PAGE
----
The gold market continues to hold its positions, despite the fact that bond yields have reached the highest level in the last three years. While rising inflation is supporting the precious metal, some analysts warn that it faces growing obstacles due to higher interest rates and the strengthening of the US dollar.
“Rising uncertainty is helping gold to withstand rising interest rates at the moment”
On Wednesday, the yield on 10-year US Treasury bonds rose to 2.63%, the highest level since mid-March 2019. Bond prices have been falling steadily since Tuesday after Federal Reserve Chairman Lael Brainard said inflation was too high and that the Federal Reserve could shrink its balance sheet faster than expected.
In addition to rising bond yields, the US dollar is showing new momentum as the index tries to retest the resistance at 100 points. Currently, gold futures for June delivery are trading at $1930.70, which is 0.17% more for the day. The growth of bond yields is traditionally negative for gold, increasing the opportunity costs of owning an inefficient asset, a precious metal. But analysts say that increased uncertainty in the market and increased volatility are helping gold resist rising bond yields, at least for now.
Jim Wyckoff: I doubt there will be more bullish sentiment on gold
Senior technical analyst Jim Wyckoff argues that despite the rise in bond yields, inflationary pressures are also intensifying and providing fundamental support for gold. The analyst gives the following assessment:
The yellow metal has historically been a protection against problematic price inflation and, consequently, its elasticity. Gold prices are currently consolidating or stagnating. But I doubt there will be more bullish sentiment on gold in the coming months.
“Gold is waiting for a strong fundamental catalyst that will change the balance of power”
Lukman Otunuga, head of market analysis at FXTM, says that although bond yields have risen sharply this week, gold investors are still waiting for more information. The analyst adds that the minutes of the Federal Reserve’s monetary policy meeting in March may determine the next major breakthrough for gold. The analyst interprets the market as follows:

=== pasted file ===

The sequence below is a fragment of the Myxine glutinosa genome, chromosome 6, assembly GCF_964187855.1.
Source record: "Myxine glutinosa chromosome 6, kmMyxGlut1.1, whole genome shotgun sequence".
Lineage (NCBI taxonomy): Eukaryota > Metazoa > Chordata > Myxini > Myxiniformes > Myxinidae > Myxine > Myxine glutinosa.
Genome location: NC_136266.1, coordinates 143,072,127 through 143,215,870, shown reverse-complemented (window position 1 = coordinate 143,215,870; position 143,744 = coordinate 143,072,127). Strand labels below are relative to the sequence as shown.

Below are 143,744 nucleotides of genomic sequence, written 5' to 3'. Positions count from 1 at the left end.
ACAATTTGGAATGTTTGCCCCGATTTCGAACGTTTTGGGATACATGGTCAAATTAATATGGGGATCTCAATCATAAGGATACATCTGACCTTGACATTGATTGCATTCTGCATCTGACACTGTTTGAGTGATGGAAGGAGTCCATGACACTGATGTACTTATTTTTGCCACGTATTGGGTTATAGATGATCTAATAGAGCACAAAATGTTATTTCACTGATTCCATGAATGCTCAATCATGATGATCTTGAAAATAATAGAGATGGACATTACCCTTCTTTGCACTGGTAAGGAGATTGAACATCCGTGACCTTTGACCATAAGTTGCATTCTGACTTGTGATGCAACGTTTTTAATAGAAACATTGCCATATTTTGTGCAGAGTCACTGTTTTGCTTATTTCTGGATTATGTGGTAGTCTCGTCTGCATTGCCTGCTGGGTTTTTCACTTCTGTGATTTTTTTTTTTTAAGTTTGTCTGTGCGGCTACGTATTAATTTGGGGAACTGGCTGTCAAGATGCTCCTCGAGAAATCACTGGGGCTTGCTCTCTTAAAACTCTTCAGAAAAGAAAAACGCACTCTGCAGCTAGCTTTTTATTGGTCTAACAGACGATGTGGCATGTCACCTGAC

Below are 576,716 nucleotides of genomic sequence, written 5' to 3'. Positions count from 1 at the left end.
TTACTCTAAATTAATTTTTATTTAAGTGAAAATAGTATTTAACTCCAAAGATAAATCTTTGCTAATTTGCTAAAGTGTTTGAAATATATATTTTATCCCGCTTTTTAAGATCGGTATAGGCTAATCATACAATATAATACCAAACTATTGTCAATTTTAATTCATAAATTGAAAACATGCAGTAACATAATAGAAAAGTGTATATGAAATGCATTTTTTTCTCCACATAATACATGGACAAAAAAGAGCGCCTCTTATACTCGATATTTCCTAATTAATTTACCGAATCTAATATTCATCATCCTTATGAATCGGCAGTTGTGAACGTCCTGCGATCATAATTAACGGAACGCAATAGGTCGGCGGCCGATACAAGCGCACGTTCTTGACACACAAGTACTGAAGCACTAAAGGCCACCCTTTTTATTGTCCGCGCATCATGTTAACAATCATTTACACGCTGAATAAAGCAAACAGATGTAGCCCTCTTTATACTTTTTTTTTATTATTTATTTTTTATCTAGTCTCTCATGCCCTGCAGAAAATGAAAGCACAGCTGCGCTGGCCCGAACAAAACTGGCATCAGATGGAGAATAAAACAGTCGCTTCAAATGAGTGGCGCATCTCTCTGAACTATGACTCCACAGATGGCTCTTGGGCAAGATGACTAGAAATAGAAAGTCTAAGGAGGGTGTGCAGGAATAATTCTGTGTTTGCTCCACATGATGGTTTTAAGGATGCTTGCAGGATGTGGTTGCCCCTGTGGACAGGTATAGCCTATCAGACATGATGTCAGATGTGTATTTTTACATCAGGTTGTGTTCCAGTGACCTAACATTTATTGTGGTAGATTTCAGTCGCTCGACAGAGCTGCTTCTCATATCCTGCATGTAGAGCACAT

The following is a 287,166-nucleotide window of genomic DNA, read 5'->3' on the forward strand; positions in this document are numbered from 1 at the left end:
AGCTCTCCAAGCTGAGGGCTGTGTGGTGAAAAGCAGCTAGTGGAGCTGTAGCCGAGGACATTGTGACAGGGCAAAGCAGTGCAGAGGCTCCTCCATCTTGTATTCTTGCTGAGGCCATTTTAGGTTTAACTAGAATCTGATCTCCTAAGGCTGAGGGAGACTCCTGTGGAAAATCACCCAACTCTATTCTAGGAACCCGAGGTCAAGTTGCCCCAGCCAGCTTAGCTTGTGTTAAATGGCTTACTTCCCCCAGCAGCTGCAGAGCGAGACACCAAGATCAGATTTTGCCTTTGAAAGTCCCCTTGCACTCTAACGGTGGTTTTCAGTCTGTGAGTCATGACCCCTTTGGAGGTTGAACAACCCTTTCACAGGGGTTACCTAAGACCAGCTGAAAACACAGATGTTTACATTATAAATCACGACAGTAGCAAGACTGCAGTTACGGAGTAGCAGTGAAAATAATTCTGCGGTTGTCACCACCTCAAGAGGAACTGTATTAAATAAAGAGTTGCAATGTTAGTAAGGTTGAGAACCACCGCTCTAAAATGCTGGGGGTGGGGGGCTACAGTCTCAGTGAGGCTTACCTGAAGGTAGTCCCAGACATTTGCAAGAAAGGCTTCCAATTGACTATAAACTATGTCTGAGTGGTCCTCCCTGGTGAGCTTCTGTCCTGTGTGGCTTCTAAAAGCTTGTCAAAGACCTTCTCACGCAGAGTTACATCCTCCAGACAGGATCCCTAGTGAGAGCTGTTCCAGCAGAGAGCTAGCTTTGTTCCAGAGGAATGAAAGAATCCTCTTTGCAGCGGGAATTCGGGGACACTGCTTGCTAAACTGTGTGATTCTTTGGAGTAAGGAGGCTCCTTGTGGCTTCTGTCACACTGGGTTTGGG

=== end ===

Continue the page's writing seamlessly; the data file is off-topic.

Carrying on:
The price action below shows a potential breakout on the horizon and a fierce fight between bulls and bears. Gold seems to be waiting for a strong fundamental catalyst that will shift the balance of power in favor of bulls or bears.
“A break below $1,900 could open the doors to this level”
According to Lukman Otunuga, the minutes of the Fed’s March meeting could put strong pressure on gold prices by raising dollar and treasury bond rates as policymakers raise the possibility of a 50 basis point hike in May.
Meanwhile, as we reported in Somagnews news, the ongoing conflict in Eastern Europe remains the main wild card for the precious metal, which attracts significant demand as a haven. The analyst indicates the following levels for gold in case geopolitical tensions provoke risk aversion:
This could give the bulls enough strength to defend $1,900. Nevertheless, rising expectations of an interest rate hike, the strengthening of the dollar and the yield of treasury bonds may lead to a decline in gold prices to $1,900, like butter on a hot knife. A break below $1,900 could open the doors to $1,875.
Chris Vecchio: Now gold is playing ping pong in a narrow range
In a recent interview, Chris Vecchio said that he suspects that gold has reached a one-year high as markets pay attention to the threat of rising inflation. He adds that the Federal Reserve’s focus on rising consumer prices will eventually put pressure on gold.
Currently, the markets assume two rate hikes of 50 basis points before the end of the first half of the year. The analyst also notes that as major central banks around the world try to raise interest rates, it’s more than just the Federal Reserve, commenting:
The market is most concerned that inflation is not stabilizing. Currently, gold is playing ping pong in a narrow range, but faces a number of serious problems.